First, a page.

George Michael sang suggestively on "I Want Your Sex," the incendiary hit that ignited his 1987 album Faith. Besides the sensual implications, the lyrics could also describe the British performer's make-over from teen idol to mature pop talent with his solo debut. "I was trying to shake an image — a very glossy, bubblegum image," says Michael, recalling his early-Eighties career, when he and childhood pal Andrew Ridgeley sang together as the prefab dance duo Wham! After their split in 1985, Michael became intent on finding a fresh start as a solo artist.
Shying away from his persona as a preening dandy who sang drivel like "Wake Me Up Before You Go-Go," Michael cultivated a new approach that was seriously sexy. With torn jeans, perfectly coifed hair and stubble that would make Don Johnson envious, he became the leading progenitor of a style that all but redefined late-Eighties fashion.
But the real change was in the lyrics, not the look. Beyond the beat-crazy dance rhythms, most of the songs on Faith revolve around important issues. "I Want Your Sex," for example, raises the issue of monogamy in the age of AIDS; "Look at Your Hands" deals with abused wives; and "Monkey" touches on the horrors of addiction. "I wouldn't have dared approach subjects like wife beating or addiction when I was with Wham!" says Michael. "But I had been liberated from those particular confines."
Michael spent almost two years writing and recording Faith, influenced, he says, by "a lot of American radio, which kind of seeped into my consciousness." Months before he began recording the album, he had created "I Want Your Sex" as a song for a friend to sing, but he reclaimed it. "I Want Your Sex" unleashed a torrent of protest and publicity for the young star. The BBC banned the song in England, and many American stations refused to play it. Nevertheless, spurred by an outrageously erotic video clip and all the surrounding controversy, Michael's sassy come-on sold more than 1 million copies in the United States.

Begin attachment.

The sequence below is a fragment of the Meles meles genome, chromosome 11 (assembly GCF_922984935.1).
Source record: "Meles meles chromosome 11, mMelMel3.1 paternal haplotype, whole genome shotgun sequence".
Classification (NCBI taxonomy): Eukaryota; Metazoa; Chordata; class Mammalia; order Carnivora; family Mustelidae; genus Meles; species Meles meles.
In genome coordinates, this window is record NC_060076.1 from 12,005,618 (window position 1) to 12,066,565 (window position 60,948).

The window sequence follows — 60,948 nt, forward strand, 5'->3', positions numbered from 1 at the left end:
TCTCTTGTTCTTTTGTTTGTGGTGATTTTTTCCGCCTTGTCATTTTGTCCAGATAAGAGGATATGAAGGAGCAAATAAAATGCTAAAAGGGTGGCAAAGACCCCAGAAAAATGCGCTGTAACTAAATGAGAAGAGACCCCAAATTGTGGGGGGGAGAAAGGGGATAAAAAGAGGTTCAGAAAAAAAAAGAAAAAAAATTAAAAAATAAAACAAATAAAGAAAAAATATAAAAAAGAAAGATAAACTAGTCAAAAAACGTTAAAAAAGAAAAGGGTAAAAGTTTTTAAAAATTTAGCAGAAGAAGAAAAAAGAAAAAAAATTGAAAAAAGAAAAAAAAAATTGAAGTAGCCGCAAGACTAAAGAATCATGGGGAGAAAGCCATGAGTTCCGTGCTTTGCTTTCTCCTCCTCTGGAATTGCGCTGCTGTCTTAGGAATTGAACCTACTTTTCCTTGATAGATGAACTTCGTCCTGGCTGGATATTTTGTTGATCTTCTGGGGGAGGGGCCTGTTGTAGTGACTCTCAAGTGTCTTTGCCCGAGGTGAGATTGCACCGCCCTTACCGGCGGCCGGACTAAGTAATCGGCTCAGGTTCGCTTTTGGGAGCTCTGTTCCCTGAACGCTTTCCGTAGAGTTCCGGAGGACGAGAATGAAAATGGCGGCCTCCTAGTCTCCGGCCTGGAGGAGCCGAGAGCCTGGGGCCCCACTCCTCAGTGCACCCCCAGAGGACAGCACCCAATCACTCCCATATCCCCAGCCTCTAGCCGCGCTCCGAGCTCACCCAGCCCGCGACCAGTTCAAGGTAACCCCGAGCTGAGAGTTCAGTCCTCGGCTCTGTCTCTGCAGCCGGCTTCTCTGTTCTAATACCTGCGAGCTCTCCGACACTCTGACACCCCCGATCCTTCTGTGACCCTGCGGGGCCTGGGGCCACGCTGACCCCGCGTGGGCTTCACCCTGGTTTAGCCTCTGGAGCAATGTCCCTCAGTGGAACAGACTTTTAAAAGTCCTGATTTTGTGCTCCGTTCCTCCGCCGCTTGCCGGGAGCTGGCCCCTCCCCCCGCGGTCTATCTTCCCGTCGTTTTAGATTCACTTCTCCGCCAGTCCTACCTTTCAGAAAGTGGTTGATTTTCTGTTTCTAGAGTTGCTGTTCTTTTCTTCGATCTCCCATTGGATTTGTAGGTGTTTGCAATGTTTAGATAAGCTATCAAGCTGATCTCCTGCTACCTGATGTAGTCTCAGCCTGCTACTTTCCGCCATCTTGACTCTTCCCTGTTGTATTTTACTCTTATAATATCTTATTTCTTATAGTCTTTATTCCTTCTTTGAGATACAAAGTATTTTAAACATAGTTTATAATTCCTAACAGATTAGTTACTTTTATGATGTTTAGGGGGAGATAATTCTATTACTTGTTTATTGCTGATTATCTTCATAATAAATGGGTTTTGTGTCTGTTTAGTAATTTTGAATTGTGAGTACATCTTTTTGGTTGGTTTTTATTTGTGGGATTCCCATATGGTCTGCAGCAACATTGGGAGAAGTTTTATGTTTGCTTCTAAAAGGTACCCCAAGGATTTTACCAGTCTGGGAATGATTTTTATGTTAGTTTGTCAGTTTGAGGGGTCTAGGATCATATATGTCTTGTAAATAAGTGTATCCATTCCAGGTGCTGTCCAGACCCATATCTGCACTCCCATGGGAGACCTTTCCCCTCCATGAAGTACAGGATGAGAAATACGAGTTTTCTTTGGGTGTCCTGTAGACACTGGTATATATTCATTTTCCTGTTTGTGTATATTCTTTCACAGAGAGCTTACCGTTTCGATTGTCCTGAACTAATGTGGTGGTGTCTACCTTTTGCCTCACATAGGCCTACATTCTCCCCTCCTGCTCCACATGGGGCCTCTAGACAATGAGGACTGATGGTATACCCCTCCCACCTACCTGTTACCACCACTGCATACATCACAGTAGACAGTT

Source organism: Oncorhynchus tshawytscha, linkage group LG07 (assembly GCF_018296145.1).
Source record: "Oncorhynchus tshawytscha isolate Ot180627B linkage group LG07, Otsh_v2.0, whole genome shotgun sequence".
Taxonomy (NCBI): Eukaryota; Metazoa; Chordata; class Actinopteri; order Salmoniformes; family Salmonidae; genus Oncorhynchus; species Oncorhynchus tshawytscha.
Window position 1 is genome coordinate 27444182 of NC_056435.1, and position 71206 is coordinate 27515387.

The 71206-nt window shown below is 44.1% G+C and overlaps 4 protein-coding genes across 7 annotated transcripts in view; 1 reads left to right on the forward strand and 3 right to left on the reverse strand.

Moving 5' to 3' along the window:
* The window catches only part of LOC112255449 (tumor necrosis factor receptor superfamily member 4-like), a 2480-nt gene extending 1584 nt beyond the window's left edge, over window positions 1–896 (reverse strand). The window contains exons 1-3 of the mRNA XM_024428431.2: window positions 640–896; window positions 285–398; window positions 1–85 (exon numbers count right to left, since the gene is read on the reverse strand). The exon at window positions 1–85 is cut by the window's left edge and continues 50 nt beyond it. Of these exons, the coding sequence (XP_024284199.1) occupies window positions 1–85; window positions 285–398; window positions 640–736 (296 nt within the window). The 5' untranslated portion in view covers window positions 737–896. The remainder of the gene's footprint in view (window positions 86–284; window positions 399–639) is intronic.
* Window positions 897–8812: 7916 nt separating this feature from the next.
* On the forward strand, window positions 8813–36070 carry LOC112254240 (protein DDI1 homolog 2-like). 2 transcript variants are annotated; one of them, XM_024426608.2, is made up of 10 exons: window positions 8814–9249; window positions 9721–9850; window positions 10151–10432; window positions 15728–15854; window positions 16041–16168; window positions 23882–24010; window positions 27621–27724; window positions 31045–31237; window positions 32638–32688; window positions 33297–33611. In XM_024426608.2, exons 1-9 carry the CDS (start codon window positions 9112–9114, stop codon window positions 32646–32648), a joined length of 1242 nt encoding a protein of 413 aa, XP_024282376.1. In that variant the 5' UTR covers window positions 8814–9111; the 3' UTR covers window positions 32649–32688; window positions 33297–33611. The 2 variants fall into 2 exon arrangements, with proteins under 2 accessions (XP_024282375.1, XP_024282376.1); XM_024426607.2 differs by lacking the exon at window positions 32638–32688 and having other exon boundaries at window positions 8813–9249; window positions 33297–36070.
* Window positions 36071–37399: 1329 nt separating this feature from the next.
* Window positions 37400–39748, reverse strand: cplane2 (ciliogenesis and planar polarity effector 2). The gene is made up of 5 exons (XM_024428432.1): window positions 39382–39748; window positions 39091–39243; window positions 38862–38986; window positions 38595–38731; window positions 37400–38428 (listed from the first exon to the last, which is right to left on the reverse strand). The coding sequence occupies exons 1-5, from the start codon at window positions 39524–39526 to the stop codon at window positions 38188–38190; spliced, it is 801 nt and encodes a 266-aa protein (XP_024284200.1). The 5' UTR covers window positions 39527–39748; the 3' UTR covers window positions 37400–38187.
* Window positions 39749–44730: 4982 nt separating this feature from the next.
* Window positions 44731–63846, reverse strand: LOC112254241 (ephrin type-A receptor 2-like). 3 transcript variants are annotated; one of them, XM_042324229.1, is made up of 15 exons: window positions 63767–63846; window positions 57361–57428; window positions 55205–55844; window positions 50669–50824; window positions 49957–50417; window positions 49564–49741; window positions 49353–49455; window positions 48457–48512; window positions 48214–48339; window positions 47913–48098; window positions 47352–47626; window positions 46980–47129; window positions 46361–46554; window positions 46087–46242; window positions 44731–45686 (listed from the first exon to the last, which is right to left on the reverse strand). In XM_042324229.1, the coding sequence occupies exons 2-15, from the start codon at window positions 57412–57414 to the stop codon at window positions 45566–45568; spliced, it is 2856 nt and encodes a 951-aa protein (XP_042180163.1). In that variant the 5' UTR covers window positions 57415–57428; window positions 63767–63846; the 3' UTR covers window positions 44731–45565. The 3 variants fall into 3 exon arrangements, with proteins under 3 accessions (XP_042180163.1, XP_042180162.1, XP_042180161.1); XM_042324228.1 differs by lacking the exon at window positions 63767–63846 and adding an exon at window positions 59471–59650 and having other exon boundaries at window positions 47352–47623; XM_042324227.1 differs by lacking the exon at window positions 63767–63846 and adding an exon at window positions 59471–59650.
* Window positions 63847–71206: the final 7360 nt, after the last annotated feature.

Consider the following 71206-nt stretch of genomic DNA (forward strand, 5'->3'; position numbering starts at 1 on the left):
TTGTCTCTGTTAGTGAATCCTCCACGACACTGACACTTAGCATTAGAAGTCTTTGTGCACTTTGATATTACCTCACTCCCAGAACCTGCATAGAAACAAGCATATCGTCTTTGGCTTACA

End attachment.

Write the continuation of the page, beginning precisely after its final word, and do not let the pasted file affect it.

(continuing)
After "I Want Your Sex" scored, the catchy single "Faith" was released in October; the entire album was released a month later. Supercharged by four more hit singles — "Father Figure," "One More Try," "Monkey" and "Kissing a Fool" — the album went on to sell 14 million copies worldwide, and Faith became one of the few albums to top the pop and black charts simultaneously. As further evidence of its broad-based appeal, Faith subsequently captured a Grammy for album of the year and topped Rolling Stone's annual readers' poll.
"I was expecting the album to be big, but I wasn't expecting anything like the success it had," says Michael. "There was a fair amount of pressure on me to carve a different niche as a solo artist without actually having to force it. The progression had to be natural, but I also knew there had to be a progression."